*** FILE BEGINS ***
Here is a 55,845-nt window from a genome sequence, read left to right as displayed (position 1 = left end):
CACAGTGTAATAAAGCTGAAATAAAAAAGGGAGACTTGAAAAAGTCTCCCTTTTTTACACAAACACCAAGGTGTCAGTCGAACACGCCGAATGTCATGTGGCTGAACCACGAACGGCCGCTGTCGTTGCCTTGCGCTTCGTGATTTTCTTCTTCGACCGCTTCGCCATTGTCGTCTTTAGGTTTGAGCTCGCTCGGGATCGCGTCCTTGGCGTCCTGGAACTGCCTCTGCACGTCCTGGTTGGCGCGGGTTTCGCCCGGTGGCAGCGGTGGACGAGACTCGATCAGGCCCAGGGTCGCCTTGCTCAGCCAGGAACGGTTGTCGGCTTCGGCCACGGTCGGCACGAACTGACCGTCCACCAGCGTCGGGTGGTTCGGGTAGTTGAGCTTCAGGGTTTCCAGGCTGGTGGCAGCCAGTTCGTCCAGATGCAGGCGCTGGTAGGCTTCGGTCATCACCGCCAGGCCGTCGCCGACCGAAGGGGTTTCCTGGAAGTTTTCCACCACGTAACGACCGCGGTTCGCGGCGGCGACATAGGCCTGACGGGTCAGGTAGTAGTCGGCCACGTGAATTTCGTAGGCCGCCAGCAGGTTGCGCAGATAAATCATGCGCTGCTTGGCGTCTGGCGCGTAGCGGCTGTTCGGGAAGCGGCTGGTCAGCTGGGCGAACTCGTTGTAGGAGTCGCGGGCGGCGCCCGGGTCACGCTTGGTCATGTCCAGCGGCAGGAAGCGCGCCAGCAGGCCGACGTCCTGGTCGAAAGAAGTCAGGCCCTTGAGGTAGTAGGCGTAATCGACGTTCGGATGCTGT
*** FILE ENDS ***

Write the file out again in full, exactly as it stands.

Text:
Here is a 55,845-nt window from a genome sequence, read left to right as displayed (position 1 = left end):
CACAGTGTAATAAAGCTGAAATAAAAAAGGGAGACTTGAAAAAGTCTCCCTTTTTTACACAAACACCAAGGTGTCAGTCGAACACGCCGAATGTCATGTGGCTGAACCACGAACGGCCGCTGTCGTTGCCTTGCGCTTCGTGATTTTCTTCTTCGACCGCTTCGCCATTGTCGTCTTTAGGTTTGAGCTCGCTCGGGATCGCGTCCTTGGCGTCCTGGAACTGCCTCTGCACGTCCTGGTTGGCGCGGGTTTCGCCCGGTGGCAGCGGTGGACGAGACTCGATCAGGCCCAGGGTCGCCTTGCTCAGCCAGGAACGGTTGTCGGCTTCGGCCACGGTCGGCACGAACTGACCGTCCACCAGCGTCGGGTGGTTCGGGTAGTTGAGCTTCAGGGTTTCCAGGCTGGTGGCAGCCAGTTCGTCCAGATGCAGGCGCTGGTAGGCTTCGGTCATCACCGCCAGGCCGTCGCCGACCGAAGGGGTTTCCTGGAAGTTTTCCACCACGTAACGACCGCGGTTCGCGGCGGCGACATAGGCCTGACGGGTCAGGTAGTAGTCGGCCACGTGAATTTCGTAGGCCGCCAGCAGGTTGCGCAGATAAATCATGCGCTGCTTGGCGTCTGGCGCGTAGCGGCTGTTCGGGAAGCGGCTGGTCAGCTGGGCGAACTCGTTGTAGGAGTCGCGGGCGGCGCCCGGGTCACGCTTGGTCATGTCCAGCGGCAGGAAGCGCGCCAGCAGGCCGACGTCCTGGTCGAAAGAAGTCAGGCCCTTGAGGTAGTAGGCGTAATCGACGTTCGGATGCTGT